[22:45:00]

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LEMON: Let's talk about hurricane Sally, continuing its slow drenching crawl towards the Gulf Coast with its outer bands soaking parts of Alabama, Mississippi, and Florida. The Florida Panhandle, I should say.

For much of the day, Sally was moving at just two miles per hour. That's slower than most people even walk, potentially bringing several months' worth of rain to the Gulf Coast in less than two days. Officials are warning residents to expect flash flooding and a massive storm surge anywhere from six to nine feet along coast of Mississippi and Alabama.

CNN's Gary Tuchman is in Pensacola Beach for us this evening. Hello to you, Gary. Pensacola is getting absolutely hammered with powerful wind and rain. Talk to us.

GARY TUCHMAN, CNN REPORTER: Don, when you live on the Gulf Coast or when you vacation on the Gulf Coast, or when you live or vacation in a barrier island like the one we're on right now, Santa Rosa Island and Pensacola Beach, you hope for the best during hurricane season.

This tonight is not the best. We've had a drenching torrential rain now for about seven hours. And the center of the hurricane, the eye of the hurricane is still well south of us. It's crawling so slowly.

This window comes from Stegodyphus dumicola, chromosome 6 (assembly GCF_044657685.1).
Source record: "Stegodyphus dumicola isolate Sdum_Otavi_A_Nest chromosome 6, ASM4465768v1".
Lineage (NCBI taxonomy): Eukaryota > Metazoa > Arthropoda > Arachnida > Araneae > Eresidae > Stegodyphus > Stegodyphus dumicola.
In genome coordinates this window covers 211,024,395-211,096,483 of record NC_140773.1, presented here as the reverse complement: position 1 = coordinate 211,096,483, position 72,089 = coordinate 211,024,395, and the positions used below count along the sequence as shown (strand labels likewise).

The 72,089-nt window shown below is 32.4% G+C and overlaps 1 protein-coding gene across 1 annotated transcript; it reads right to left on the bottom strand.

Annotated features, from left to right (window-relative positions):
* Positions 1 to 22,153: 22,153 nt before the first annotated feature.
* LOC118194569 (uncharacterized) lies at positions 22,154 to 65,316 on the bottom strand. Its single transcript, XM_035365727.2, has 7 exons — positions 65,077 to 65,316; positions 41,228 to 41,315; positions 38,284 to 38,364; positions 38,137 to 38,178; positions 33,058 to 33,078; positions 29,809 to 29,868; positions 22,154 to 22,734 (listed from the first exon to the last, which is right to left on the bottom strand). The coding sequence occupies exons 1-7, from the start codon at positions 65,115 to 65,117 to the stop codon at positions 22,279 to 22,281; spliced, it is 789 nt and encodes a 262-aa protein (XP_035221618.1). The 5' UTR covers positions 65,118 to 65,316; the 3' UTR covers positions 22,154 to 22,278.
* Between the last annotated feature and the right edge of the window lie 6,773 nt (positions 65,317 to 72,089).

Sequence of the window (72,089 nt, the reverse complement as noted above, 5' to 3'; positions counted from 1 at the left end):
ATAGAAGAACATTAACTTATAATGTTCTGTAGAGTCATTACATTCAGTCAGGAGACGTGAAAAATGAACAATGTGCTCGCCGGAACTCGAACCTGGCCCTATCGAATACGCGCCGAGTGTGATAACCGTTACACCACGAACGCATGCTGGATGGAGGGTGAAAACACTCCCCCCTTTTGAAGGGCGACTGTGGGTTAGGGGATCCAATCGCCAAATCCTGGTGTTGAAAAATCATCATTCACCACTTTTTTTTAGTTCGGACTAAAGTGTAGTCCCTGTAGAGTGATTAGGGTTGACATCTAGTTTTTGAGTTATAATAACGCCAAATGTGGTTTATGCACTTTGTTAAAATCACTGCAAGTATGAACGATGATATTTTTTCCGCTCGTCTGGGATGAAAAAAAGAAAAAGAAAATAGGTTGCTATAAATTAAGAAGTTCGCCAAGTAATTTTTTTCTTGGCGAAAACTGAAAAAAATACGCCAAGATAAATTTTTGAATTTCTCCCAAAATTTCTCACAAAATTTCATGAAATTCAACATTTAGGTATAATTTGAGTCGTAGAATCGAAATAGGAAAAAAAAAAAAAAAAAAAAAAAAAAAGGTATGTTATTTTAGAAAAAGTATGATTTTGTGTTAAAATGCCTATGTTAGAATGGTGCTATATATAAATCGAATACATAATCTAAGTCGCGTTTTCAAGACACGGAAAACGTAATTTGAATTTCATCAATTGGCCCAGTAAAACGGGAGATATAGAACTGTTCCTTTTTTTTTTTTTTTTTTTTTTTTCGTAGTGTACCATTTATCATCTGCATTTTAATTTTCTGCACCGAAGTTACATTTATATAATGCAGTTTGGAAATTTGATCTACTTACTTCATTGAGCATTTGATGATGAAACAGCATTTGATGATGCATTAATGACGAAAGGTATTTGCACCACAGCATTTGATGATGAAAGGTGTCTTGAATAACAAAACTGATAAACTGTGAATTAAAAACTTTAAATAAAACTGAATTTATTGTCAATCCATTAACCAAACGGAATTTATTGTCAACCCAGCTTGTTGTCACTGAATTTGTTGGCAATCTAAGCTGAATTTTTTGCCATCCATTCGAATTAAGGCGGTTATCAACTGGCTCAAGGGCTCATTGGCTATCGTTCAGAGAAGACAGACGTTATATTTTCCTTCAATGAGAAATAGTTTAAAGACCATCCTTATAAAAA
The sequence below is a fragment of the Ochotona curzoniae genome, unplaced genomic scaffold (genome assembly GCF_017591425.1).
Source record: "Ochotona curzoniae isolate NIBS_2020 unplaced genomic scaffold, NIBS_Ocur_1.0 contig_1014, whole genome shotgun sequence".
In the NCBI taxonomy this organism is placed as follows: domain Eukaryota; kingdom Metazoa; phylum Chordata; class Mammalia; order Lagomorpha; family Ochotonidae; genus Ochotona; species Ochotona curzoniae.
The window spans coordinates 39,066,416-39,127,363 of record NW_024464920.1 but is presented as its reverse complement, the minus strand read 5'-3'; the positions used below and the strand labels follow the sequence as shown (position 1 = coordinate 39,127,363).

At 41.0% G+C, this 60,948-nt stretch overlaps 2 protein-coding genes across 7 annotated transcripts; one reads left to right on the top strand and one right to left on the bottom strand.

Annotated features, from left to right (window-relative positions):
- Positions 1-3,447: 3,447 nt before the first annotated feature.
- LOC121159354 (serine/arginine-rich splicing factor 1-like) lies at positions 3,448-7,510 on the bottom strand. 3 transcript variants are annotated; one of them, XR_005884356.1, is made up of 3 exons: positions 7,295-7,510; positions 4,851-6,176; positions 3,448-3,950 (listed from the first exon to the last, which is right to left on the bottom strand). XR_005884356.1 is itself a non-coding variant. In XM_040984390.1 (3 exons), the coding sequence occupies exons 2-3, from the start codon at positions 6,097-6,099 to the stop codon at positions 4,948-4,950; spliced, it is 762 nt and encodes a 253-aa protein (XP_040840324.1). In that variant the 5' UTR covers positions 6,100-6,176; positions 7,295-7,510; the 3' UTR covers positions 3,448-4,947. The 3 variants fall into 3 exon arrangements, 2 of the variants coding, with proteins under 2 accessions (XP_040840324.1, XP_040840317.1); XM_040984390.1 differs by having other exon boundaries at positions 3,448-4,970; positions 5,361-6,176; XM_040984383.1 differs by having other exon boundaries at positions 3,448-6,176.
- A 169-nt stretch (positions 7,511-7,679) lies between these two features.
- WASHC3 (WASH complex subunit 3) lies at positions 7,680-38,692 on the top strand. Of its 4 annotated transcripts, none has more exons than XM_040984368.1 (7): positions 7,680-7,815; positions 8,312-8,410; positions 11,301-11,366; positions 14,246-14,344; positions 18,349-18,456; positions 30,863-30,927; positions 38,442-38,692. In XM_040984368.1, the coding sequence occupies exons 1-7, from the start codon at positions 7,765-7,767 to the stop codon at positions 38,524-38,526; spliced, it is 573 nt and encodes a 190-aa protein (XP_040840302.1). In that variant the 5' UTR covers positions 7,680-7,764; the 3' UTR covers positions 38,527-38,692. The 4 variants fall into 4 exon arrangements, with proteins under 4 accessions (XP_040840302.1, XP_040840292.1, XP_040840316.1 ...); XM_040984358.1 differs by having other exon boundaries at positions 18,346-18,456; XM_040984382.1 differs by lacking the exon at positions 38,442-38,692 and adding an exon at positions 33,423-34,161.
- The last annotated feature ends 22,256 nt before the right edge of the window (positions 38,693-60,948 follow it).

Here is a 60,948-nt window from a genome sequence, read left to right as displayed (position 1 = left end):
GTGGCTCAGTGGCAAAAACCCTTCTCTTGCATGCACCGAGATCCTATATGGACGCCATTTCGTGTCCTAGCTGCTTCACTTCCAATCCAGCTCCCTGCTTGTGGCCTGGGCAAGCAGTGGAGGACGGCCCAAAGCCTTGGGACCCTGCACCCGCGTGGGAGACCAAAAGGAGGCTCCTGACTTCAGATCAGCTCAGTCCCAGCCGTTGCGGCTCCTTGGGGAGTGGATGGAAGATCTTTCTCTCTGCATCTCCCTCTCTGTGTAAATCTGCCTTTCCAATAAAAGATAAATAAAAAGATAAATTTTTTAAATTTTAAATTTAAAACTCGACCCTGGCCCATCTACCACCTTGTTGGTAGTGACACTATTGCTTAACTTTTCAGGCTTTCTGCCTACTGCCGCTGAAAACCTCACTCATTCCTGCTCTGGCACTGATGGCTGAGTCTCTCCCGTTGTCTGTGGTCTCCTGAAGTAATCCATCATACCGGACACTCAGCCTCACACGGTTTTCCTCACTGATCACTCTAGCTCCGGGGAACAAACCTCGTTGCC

Much of this island population about 5,000 year-round residents is under water right now. And the worst hasn't come yet. Many people have evacuated. But the others who have decided to stay. There is no mandatory evacuation in effect. There's a couple reasons for that.

One, this is not the wind event that we had two and a half weeks ago in Lake Charles in Louisiana where I was where we had 140- mile per hour winds. The maximum winds are expected to be 80 miles per hour. But we're going to get far more rain. They're talking about the possibility of up to 25 inches of rain over the next 24 hours.